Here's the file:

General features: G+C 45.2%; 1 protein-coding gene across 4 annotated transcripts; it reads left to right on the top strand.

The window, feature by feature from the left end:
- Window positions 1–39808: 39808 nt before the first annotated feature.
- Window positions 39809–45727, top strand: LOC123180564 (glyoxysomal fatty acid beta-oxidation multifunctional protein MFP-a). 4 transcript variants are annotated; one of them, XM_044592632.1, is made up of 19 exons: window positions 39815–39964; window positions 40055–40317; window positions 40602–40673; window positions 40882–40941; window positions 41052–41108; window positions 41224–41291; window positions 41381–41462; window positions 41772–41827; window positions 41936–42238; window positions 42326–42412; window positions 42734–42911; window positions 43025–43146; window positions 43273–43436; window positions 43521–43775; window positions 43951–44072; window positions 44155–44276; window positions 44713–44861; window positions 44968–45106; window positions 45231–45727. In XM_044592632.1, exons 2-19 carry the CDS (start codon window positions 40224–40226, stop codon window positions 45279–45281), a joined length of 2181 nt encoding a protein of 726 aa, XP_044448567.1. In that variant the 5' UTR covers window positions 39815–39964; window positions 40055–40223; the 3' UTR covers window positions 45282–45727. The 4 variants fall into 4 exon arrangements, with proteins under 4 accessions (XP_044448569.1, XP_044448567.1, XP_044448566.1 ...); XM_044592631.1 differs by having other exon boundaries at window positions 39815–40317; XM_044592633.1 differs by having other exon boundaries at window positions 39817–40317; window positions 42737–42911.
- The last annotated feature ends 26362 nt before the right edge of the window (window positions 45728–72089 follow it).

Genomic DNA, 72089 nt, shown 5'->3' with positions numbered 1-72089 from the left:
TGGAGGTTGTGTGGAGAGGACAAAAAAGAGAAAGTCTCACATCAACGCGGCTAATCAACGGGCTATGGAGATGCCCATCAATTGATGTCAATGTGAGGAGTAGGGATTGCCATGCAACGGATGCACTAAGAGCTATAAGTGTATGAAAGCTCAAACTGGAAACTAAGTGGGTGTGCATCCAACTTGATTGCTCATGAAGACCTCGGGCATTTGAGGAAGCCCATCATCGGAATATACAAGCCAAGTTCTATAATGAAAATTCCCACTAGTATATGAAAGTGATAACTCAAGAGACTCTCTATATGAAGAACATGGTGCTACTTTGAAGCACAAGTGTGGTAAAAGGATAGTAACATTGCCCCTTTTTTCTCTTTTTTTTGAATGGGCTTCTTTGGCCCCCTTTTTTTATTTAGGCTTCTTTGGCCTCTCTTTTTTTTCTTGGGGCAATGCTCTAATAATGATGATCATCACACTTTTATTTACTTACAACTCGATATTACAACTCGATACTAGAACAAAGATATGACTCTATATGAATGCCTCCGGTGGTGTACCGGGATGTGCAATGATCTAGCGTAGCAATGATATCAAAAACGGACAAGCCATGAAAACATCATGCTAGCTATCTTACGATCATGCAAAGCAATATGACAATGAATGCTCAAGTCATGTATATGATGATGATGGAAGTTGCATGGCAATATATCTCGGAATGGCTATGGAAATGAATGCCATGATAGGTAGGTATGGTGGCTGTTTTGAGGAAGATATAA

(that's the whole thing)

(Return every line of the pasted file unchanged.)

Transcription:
General features: G+C 45.2%; 1 protein-coding gene across 4 annotated transcripts; it reads left to right on the top strand.

The window, feature by feature from the left end:
- Window positions 1–39808: 39808 nt before the first annotated feature.
- Window positions 39809–45727, top strand: LOC123180564 (glyoxysomal fatty acid beta-oxidation multifunctional protein MFP-a). 4 transcript variants are annotated; one of them, XM_044592632.1, is made up of 19 exons: window positions 39815–39964; window positions 40055–40317; window positions 40602–40673; window positions 40882–40941; window positions 41052–41108; window positions 41224–41291; window positions 41381–41462; window positions 41772–41827; window positions 41936–42238; window positions 42326–42412; window positions 42734–42911; window positions 43025–43146; window positions 43273–43436; window positions 43521–43775; window positions 43951–44072; window positions 44155–44276; window positions 44713–44861; window positions 44968–45106; window positions 45231–45727. In XM_044592632.1, exons 2-19 carry the CDS (start codon window positions 40224–40226, stop codon window positions 45279–45281), a joined length of 2181 nt encoding a protein of 726 aa, XP_044448567.1. In that variant the 5' UTR covers window positions 39815–39964; window positions 40055–40223; the 3' UTR covers window positions 45282–45727. The 4 variants fall into 4 exon arrangements, with proteins under 4 accessions (XP_044448569.1, XP_044448567.1, XP_044448566.1 ...); XM_044592631.1 differs by having other exon boundaries at window positions 39815–40317; XM_044592633.1 differs by having other exon boundaries at window positions 39817–40317; window positions 42737–42911.
- The last annotated feature ends 26362 nt before the right edge of the window (window positions 45728–72089 follow it).

Genomic DNA, 72089 nt, shown 5'->3' with positions numbered 1-72089 from the left:
TGGAGGTTGTGTGGAGAGGACAAAAAAGAGAAAGTCTCACATCAACGCGGCTAATCAACGGGCTATGGAGATGCCCATCAATTGATGTCAATGTGAGGAGTAGGGATTGCCATGCAACGGATGCACTAAGAGCTATAAGTGTATGAAAGCTCAAACTGGAAACTAAGTGGGTGTGCATCCAACTTGATTGCTCATGAAGACCTCGGGCATTTGAGGAAGCCCATCATCGGAATATACAAGCCAAGTTCTATAATGAAAATTCCCACTAGTATATGAAAGTGATAACTCAAGAGACTCTCTATATGAAGAACATGGTGCTACTTTGAAGCACAAGTGTGGTAAAAGGATAGTAACATTGCCCCTTTTTTCTCTTTTTTTTGAATGGGCTTCTTTGGCCCCCTTTTTTTATTTAGGCTTCTTTGGCCTCTCTTTTTTTTCTTGGGGCAATGCTCTAATAATGATGATCATCACACTTTTATTTACTTACAACTCGATATTACAACTCGATACTAGAACAAAGATATGACTCTATATGAATGCCTCCGGTGGTGTACCGGGATGTGCAATGATCTAGCGTAGCAATGATATCAAAAACGGACAAGCCATGAAAACATCATGCTAGCTATCTTACGATCATGCAAAGCAATATGACAATGAATGCTCAAGTCATGTATATGATGATGATGGAAGTTGCATGGCAATATATCTCGGAATGGCTATGGAAATGAATGCCATGATAGGTAGGTATGGTGGCTGTTTTGAGGAAGATATAA